This page contains the day-by-day narrative of my first guitar amplifier build in over thirty years. The overall summary of the amp is documented separately.
With schematics and parts list in hand, I started by ordering my supplies. I bought virtually all of the components from Antique Electronic Supply and the tubes from The Tube Store.com. I used ground shipping: after a four-year gestation period, there really isn't any great urgency.
When I was building projects as a kid, my tools were limited to what I could find around the house or buy inexpensively. Cutting holes for tube sockets was one of my most arduous tasks. I'd scribe the radius, drill a series of small holes just inside the radius, and use a round file to shape the hole. This time around, I decided to splurge and buy some Greenlee chassis punches. That, along with other tools that I needed to have, was a significant portion of my initial outlay. I really haven't needed to do anything mechanical in ages that I can't do with a screwdriver.
First things first: I unpacked the parts, compared them against the order, and sorted the small components into trays for easy access. One capacitor was wrong: I received a 50V part rather than a 450V part. An email to Antique Electronic Supply resolved that.
Before I started any work, I had to work up a chassis layout. Prior to placing my orders for supplies I did some initial sketches using a drawing program on the Mac. I used those sketches to choose the chassis size based upon the size of the transformers and other components. I knew roughly where all the components would sit on the chassis, and had a tentative plan for how I'd lay out the components on the terminal strips and tube socket lugs. But now I needed to come up with a dimensioned drawing showing the location of every hole in the chassis.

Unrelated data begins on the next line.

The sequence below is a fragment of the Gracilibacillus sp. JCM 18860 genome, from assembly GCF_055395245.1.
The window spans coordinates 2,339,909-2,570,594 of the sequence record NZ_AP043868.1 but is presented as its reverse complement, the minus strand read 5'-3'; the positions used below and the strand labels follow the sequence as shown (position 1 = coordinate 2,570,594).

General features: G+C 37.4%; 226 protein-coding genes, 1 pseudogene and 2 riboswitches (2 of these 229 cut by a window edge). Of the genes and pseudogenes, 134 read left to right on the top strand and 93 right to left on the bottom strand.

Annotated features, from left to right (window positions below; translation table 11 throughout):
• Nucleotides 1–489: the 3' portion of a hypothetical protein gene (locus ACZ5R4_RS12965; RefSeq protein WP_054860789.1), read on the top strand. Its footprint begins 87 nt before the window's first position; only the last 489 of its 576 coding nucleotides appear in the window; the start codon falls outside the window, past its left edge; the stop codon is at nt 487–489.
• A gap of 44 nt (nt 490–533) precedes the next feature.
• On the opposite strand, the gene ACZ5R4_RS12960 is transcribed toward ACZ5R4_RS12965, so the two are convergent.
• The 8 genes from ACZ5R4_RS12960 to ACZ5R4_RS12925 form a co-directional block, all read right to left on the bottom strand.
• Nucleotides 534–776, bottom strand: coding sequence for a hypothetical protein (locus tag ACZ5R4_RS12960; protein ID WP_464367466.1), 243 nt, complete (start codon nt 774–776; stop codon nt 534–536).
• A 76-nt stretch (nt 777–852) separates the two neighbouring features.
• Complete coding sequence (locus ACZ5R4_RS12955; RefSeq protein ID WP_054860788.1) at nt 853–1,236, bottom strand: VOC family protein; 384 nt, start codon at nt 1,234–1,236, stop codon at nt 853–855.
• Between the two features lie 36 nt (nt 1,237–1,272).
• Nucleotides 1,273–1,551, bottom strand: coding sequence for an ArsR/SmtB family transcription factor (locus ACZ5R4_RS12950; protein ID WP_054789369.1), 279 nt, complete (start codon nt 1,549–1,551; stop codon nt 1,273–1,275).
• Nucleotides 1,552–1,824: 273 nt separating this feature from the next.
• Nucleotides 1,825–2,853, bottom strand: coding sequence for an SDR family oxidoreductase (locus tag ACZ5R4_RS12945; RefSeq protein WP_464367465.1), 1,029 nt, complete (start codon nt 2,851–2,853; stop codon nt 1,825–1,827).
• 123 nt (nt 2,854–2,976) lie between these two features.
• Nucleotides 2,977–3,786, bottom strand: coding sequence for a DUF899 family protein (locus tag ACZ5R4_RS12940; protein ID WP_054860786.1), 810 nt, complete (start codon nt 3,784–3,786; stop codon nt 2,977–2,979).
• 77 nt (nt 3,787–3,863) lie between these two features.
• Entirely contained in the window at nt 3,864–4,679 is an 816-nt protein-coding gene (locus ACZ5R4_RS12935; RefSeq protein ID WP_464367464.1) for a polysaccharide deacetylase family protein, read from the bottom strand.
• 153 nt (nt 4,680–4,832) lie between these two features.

With the chassis and all the components in hand, I finally started working in three dimensions. I used the tube sockets, components and terminal strips to decide on the relative placement of the sockets and strips. Since the components are supported by the terminal lugs on the sockets and strips, the strips have to be close enough to the sockets so that the leads reach but not so close as to make assembly unneccesarily difficult. The input jack and volume and tone controls were placed next, along with a terminal strip for the tone-stack components. Once all the sockets and terminal strips were positioned, I finalized the transformer placement. In addition to proper orientation (power transformer end-bells facing front and back, subsequent transformers oriented so that their laminations are at right angles to each other to minimize flux coupling), it's wise to leave some space between the power and output transformers to minimize hum at the output. You also need to keep in mind that the presence of a transformer on the chassis surface precludes any other hardware; you can't have a terminal strip under a transformer. So I put some space between the PT and the OT and used that space inside the chassis to locate the power supply rectifier diodes, filter caps and dropping resistors. Finally, I placed the power switch, line cord, fuse holder, and output jack. I located a terminal strip on the chassis end wall for the safety ground and AC neutral wire (the hot wire goes directly the the fuse holder).
With all the prep work done, Day 1 was a breeze. A trip to the hardware store for nuts, bolts, lockwashers and a few more tools was followed by some marking and drilling, then by another trip to buy a decent variable-speed drill. My little battery-operated drill did fine drilling small holes in the 20-guage steel chassis, but it was clear that it wouldn't be up to handling the number of holes that I had to make nor would it be able to power the bit for the larger holes.